For me, every poem is an act of exploration, a venture, even within the familiar, to find what is new and worthy of attention. The act of composing a poem is an opportunity to behold what is given and then to take firm hold of the gift that it is. In that act, I find meaning; that is, there comes for me – and I hope for the reader — a moment of revelation, of discovering the joy in the comely, the praise in a lament, the beauty in the broken, the novel in the familiar, and always the presence of the creator in the created.
My practice has never been to determine in advance what I will write about. Over the decades I have come to realize, and to glory in the fact, that I do not choose the subjects of my poems. Rather, when I look at or listen to the images, sounds, experiences or memories they open (or re-open) themselves to me. When this occurs, a kind of wonder reveals itself – one that always call forth awe — to the extent that I am attentive to receiving it. It may manifest itself to me in the first notes of the male cardinal’s mating call, or in the way the sunset intensifies and washes over the slope of the hill and transforms the mountain side. It may reveal itself in the twitch of a fish in the mouth of a hungry cormorant, or in my recollection of a father’s steady hand reaching across a creek to guide his daughter to safety, or in the notes that play in my head and seem so much like my mother’s voice, or even in the awkwardness of my own prayer. In other words, my subjects come to me at once as both mystery and familiarity. My role as a poet is to capture them in that moment and then chart their terrain so others may share in it.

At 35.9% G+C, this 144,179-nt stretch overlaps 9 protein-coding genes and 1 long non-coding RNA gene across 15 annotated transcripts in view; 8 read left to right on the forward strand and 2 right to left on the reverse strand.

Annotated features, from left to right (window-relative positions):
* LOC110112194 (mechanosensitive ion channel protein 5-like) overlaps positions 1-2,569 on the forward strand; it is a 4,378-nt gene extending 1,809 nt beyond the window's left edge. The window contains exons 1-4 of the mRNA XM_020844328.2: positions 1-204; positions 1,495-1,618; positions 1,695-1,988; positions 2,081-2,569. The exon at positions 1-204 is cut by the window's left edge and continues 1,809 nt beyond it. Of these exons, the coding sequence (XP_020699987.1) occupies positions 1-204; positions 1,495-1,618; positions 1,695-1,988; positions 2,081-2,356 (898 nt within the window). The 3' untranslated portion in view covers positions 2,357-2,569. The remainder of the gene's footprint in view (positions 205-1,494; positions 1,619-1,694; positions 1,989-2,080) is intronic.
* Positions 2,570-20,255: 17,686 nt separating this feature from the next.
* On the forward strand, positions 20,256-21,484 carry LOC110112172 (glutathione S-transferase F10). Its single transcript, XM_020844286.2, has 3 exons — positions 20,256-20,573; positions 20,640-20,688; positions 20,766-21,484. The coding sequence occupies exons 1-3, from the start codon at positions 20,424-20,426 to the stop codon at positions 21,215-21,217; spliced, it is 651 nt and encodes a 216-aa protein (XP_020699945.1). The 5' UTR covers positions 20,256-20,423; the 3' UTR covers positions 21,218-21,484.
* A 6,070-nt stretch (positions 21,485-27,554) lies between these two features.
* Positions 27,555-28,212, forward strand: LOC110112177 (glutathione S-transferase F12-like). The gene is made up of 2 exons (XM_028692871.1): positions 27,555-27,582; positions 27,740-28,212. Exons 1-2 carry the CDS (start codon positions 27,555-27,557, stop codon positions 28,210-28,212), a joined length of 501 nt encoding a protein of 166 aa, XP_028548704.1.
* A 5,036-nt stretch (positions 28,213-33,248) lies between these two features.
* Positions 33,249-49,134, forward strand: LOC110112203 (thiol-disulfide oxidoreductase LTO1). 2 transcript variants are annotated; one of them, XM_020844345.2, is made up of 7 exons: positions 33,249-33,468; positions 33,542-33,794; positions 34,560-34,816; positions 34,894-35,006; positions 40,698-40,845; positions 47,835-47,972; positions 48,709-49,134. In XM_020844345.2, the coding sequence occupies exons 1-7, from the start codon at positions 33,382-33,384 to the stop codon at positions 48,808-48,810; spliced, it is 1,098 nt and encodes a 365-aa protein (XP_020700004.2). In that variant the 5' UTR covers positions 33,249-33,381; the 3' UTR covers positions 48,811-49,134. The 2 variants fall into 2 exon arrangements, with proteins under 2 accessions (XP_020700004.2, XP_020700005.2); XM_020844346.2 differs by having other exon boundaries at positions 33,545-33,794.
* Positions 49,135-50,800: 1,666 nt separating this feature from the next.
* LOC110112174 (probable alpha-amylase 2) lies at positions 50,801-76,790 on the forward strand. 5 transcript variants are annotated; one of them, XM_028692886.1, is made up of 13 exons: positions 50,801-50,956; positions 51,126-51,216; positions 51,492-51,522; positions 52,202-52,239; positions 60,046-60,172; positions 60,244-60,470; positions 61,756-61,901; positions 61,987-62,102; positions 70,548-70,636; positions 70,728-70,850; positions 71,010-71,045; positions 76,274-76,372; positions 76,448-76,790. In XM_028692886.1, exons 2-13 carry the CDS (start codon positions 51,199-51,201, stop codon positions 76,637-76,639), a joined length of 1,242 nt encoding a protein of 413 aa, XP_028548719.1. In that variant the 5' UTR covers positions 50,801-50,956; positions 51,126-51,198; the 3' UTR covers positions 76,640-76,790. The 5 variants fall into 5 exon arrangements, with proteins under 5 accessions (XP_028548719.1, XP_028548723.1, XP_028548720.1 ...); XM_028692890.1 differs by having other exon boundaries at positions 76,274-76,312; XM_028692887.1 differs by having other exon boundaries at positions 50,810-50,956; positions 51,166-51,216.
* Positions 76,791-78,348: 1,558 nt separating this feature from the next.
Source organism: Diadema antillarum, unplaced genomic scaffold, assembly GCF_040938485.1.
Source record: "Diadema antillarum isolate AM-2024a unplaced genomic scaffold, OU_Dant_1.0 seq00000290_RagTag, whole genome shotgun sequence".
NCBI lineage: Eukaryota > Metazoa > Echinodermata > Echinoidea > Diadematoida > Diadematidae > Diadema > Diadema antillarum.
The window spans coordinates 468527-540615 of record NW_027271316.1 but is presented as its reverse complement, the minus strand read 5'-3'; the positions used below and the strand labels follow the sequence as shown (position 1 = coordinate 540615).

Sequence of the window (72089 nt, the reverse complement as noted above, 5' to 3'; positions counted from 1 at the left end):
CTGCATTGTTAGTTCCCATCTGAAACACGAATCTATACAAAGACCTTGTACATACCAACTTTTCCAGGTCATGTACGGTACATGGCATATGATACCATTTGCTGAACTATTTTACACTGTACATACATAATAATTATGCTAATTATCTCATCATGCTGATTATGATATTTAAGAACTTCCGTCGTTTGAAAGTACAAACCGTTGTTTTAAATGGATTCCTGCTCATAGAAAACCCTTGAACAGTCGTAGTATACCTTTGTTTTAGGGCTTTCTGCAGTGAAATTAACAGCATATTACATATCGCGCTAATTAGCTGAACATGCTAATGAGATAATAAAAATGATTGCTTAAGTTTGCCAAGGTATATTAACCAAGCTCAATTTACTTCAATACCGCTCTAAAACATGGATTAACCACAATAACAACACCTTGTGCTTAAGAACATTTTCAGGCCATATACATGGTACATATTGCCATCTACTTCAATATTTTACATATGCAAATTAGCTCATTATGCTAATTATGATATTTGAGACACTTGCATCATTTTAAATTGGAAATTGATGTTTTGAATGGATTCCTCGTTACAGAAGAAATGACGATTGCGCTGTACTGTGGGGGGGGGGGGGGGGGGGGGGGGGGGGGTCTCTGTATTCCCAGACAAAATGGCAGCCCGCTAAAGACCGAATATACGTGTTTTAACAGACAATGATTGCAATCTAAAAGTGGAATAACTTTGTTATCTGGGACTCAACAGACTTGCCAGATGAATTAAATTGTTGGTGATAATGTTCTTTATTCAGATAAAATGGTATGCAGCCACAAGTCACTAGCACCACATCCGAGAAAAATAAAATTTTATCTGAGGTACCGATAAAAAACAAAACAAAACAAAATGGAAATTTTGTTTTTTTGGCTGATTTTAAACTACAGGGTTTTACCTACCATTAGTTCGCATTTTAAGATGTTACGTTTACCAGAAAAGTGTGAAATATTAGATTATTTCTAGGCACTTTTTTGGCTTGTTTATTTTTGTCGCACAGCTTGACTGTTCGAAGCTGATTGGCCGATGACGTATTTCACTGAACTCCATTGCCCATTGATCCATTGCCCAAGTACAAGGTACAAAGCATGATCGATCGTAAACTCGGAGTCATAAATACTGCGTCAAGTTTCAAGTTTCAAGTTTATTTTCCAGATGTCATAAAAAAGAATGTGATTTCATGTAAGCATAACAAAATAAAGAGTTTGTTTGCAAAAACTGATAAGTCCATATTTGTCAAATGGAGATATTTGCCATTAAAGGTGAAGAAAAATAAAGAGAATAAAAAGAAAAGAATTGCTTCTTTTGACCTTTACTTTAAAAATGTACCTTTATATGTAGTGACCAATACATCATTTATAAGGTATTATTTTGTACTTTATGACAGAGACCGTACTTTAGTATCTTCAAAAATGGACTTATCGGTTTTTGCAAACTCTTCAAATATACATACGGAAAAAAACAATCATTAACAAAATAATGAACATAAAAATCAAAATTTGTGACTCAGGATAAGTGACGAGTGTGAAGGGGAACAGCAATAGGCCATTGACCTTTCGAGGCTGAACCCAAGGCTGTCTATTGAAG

While some have characterized my work primarily as that of a nature poet, I do not think of myself that way. I look upon the subjects I explore as elements of a broader creation, that reaches beyond the boundaries of those matters with which the naturalist is concerned. I would hope that my poems will be of interest to the astronomer, the geologist, the psychologist, the social scientist, the theologian, the casual reader of poetry as well.
I do not speak of terrain as a synonym for landscape. Landscape most often deals with the general description of a place, thing, concept, emotion, or relationship. My view of terrain is akin to terroir in that it carefully examines and enshrines the various discrete factors that together define and inhabit a moment, a relationship, an experience. Terrain concentrates intensely on the particular aspects of a narrowly circumscribed space.
It has been decades since my friend and mentor Phyllis Tickle said to me “you have always been a terrain poet,” a categorization of her own making and one unfamiliar to me. But as she spoke I immediately knew her right and I have spent the years since taking that to heart – and exploring not the terrain, but this terrain, the unique “place” I hope every reader will find each poem to be.
— Margaret B. Ingraham